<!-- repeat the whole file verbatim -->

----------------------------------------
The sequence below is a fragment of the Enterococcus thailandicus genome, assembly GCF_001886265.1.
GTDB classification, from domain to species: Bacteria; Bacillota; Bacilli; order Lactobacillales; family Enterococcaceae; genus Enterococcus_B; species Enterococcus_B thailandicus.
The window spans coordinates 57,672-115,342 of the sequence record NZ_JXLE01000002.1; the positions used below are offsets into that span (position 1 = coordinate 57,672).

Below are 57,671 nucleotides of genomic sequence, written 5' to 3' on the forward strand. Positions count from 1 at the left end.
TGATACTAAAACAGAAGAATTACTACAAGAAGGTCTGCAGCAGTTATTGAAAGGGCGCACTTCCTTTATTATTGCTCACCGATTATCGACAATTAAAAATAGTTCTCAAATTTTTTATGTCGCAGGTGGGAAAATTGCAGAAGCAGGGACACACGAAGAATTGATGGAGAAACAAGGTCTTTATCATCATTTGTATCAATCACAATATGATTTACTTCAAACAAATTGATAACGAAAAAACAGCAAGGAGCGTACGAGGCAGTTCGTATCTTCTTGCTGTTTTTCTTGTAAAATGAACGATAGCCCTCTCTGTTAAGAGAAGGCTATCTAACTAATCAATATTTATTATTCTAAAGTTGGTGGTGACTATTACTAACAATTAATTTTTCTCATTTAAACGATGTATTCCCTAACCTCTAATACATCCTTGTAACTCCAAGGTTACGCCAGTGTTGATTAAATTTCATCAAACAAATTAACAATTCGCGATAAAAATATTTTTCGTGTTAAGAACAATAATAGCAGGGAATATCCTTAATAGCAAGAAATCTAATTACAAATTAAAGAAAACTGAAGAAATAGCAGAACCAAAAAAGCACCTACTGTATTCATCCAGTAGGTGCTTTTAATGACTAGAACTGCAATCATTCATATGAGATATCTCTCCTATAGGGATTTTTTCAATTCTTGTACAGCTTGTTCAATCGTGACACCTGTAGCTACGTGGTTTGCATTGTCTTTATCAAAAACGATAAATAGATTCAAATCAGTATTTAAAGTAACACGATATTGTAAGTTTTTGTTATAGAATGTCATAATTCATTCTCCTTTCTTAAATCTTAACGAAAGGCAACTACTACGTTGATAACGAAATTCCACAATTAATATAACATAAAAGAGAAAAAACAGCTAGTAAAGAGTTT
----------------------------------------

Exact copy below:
The sequence below is a fragment of the Enterococcus thailandicus genome, assembly GCF_001886265.1.
GTDB classification, from domain to species: Bacteria; Bacillota; Bacilli; order Lactobacillales; family Enterococcaceae; genus Enterococcus_B; species Enterococcus_B thailandicus.
The window spans coordinates 57,672-115,342 of the sequence record NZ_JXLE01000002.1; the positions used below are offsets into that span (position 1 = coordinate 57,672).

Below are 57,671 nucleotides of genomic sequence, written 5' to 3' on the forward strand. Positions count from 1 at the left end.
TGATACTAAAACAGAAGAATTACTACAAGAAGGTCTGCAGCAGTTATTGAAAGGGCGCACTTCCTTTATTATTGCTCACCGATTATCGACAATTAAAAATAGTTCTCAAATTTTTTATGTCGCAGGTGGGAAAATTGCAGAAGCAGGGACACACGAAGAATTGATGGAGAAACAAGGTCTTTATCATCATTTGTATCAATCACAATATGATTTACTTCAAACAAATTGATAACGAAAAAACAGCAAGGAGCGTACGAGGCAGTTCGTATCTTCTTGCTGTTTTTCTTGTAAAATGAACGATAGCCCTCTCTGTTAAGAGAAGGCTATCTAACTAATCAATATTTATTATTCTAAAGTTGGTGGTGACTATTACTAACAATTAATTTTTCTCATTTAAACGATGTATTCCCTAACCTCTAATACATCCTTGTAACTCCAAGGTTACGCCAGTGTTGATTAAATTTCATCAAACAAATTAACAATTCGCGATAAAAATATTTTTCGTGTTAAGAACAATAATAGCAGGGAATATCCTTAATAGCAAGAAATCTAATTACAAATTAAAGAAAACTGAAGAAATAGCAGAACCAAAAAAGCACCTACTGTATTCATCCAGTAGGTGCTTTTAATGACTAGAACTGCAATCATTCATATGAGATATCTCTCCTATAGGGATTTTTTCAATTCTTGTACAGCTTGTTCAATCGTGACACCTGTAGCTACGTGGTTTGCATTGTCTTTATCAAAAACGATAAATAGATTCAAATCAGTATTTAAAGTAACACGATATTGTAAGTTTTTGTTATAGAATGTCATAATTCATTCTCCTTTCTTAAATCTTAACGAAAGGCAACTACTACGTTGATAACGAAATTCCACAATTAATATAACATAAAAGAGAAAAAACAGCTAGTAAAGAGTTT